This is also the overwhelming majority view among the faculty members of the earth sciences departments at every first-rank university in the world.
All three of holders of the one Nobel prize in science that has been awarded for studies of the atmosphere (the 1995 chemistry prize to Paul Crutzen, Sherwood Rowland, and Mario Molina, for figuring out what was happening to stratospheric ozone) are leaders in the climate-change scientific mainstream. ...
US polls indicate that most of the amateur skeptics are Republicans. These Republican skeptics should wonder how presidential candidate John McCain could have been taken in. He has castigated the Bush administration for wasting eight years in inaction on climate change, and the policies he says he would implement as president include early and deep cuts in US greenhouse-gas emissions. ...
The extent of unfounded skepticism about the disruption of global climate by human-produced greenhouse gases is not just regrettable, it is dangerous. It has delayed - and continues to delay - the development of the political consensus that will be needed if society is to embrace remedies commensurate with the challenge. The science of climate change is telling us that we need to get going. Those who still think this is all a mistake or a hoax need to think again.
Holdren is focussed on arguments regarding science, and so fails to address questions as to the efficacy of proposed solutions involving government action, which questions are of course important.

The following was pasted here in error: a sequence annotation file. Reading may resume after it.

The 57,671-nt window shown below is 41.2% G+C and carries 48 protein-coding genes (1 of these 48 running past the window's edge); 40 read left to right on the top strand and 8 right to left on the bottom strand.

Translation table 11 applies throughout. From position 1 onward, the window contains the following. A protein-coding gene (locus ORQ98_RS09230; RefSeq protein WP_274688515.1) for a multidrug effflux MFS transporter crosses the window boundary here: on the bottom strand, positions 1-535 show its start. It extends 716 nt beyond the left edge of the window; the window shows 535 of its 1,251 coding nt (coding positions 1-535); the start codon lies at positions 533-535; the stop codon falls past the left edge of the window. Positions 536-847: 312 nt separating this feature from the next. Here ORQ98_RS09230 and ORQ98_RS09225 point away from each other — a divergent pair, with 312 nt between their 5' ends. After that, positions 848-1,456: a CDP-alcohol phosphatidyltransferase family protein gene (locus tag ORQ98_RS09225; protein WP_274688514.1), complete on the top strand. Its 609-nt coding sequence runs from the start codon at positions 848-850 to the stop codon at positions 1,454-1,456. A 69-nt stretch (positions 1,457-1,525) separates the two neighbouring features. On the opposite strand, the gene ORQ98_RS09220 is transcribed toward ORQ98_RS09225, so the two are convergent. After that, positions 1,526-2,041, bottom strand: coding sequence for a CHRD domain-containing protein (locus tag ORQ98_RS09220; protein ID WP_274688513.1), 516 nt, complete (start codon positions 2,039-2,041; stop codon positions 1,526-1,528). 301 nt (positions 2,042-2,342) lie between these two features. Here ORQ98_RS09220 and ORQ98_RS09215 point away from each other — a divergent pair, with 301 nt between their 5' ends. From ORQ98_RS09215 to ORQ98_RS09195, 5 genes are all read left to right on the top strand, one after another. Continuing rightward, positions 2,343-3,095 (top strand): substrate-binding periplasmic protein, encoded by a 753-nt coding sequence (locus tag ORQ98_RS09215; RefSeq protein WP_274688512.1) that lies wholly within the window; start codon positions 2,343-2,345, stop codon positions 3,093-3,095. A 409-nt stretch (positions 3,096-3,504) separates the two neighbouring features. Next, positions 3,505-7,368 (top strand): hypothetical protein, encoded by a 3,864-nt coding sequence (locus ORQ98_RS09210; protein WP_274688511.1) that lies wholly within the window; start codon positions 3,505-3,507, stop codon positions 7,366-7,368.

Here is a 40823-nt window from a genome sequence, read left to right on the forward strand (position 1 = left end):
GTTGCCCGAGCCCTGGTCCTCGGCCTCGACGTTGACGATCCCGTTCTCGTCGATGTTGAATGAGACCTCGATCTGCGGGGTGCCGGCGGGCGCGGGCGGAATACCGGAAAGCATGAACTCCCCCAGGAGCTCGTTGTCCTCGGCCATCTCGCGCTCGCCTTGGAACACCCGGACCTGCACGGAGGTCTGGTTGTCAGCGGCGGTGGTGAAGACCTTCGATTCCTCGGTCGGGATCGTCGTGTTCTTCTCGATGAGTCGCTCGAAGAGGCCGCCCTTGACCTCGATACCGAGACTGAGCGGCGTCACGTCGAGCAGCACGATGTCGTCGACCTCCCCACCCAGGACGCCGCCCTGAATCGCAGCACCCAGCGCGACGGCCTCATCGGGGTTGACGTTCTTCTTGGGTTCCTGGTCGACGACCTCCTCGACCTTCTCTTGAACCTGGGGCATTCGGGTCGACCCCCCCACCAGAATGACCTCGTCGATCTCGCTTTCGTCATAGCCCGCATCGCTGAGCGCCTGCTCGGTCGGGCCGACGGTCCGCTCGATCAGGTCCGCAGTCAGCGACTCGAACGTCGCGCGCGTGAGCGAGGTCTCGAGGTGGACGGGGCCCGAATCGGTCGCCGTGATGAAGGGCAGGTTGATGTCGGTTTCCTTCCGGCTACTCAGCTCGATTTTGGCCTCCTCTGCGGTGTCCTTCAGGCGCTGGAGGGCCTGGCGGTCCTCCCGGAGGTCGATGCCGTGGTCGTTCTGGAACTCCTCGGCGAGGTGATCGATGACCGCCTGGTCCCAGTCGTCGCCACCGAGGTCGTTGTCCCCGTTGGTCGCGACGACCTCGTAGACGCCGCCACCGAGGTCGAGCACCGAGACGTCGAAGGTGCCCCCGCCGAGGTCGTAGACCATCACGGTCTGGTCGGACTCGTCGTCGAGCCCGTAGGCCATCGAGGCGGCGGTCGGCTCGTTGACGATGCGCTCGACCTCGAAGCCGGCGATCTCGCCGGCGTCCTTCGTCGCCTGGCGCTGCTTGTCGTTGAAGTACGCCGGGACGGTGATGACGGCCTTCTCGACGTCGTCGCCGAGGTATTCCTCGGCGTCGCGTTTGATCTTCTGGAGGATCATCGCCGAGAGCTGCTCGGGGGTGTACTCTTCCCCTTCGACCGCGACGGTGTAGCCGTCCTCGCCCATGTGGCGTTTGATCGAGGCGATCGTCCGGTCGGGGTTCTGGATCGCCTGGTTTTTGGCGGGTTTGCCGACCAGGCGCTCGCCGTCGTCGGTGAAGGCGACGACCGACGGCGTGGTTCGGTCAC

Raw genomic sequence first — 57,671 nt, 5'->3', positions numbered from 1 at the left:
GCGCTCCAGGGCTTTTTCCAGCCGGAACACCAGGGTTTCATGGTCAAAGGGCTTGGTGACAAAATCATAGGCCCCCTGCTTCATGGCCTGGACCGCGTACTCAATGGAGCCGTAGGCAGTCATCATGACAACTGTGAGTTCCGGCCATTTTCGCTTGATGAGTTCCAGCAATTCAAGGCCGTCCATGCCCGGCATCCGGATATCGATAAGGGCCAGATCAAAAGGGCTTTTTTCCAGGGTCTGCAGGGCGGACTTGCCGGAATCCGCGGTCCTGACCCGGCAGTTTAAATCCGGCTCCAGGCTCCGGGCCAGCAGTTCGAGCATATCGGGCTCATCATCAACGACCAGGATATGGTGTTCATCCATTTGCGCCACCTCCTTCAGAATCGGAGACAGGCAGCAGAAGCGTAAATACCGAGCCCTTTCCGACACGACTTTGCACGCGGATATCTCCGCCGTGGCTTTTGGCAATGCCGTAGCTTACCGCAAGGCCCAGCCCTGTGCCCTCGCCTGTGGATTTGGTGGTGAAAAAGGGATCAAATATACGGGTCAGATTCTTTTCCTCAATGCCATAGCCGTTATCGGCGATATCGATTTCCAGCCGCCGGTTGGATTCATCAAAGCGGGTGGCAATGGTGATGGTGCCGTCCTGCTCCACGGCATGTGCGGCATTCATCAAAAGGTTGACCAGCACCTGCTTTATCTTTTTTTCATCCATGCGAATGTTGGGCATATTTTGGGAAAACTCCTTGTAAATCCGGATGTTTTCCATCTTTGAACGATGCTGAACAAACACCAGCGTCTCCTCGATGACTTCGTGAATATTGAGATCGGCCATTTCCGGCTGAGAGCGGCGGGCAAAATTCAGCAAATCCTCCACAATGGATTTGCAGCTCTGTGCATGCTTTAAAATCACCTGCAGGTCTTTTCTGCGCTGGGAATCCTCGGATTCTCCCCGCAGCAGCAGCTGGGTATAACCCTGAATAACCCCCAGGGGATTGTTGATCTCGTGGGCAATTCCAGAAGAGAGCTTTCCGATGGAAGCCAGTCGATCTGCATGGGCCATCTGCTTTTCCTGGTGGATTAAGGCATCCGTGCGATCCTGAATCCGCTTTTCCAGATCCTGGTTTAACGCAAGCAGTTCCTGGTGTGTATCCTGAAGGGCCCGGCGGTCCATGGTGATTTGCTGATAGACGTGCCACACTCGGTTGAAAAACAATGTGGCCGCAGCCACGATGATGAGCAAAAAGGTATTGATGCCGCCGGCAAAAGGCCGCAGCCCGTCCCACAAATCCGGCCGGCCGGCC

Although Austrian and libertarian observers may have very useful things to add to the policy discussion, it seems fair to say that, except for a few such as Jonathan Adler, Gene Callahan, Edwin Dolan, Sheldon Richman and Bruce Yandle, many have preferred not to discuss policy but to focus either on climate science or on the motives of those self-deluded religious, fascist creeps who think that there may be a problem.
While concerns about science and motives are perfectly legitimate, let me add a few points that Austrian "skeptics" ought to consider:
- Austrians tend to view "environmental" problems not as harms to a disembodied "environment", but as real problems involving conflicts in individual/firm plan formation that arise because of a lack or clear or enforceable property rights in particular resources or large information, transaction or enforcement costs that make contracting difficult.
- Are there clear or enforceable property rights with respect to emissions of GHGs, or the atmosphere or climate more generally?
- Is private contracting a practical way for individuals and firms with differing preferences as to climate or GHG emissions to meaningfully express such preferences?
- What lessons does history teach us about the exploitation of open-access resources that are not protected by accepted rules among the relevant community of users? If there are problems with such resources, how have such problems been addressed in the past, with what degree of efficacy?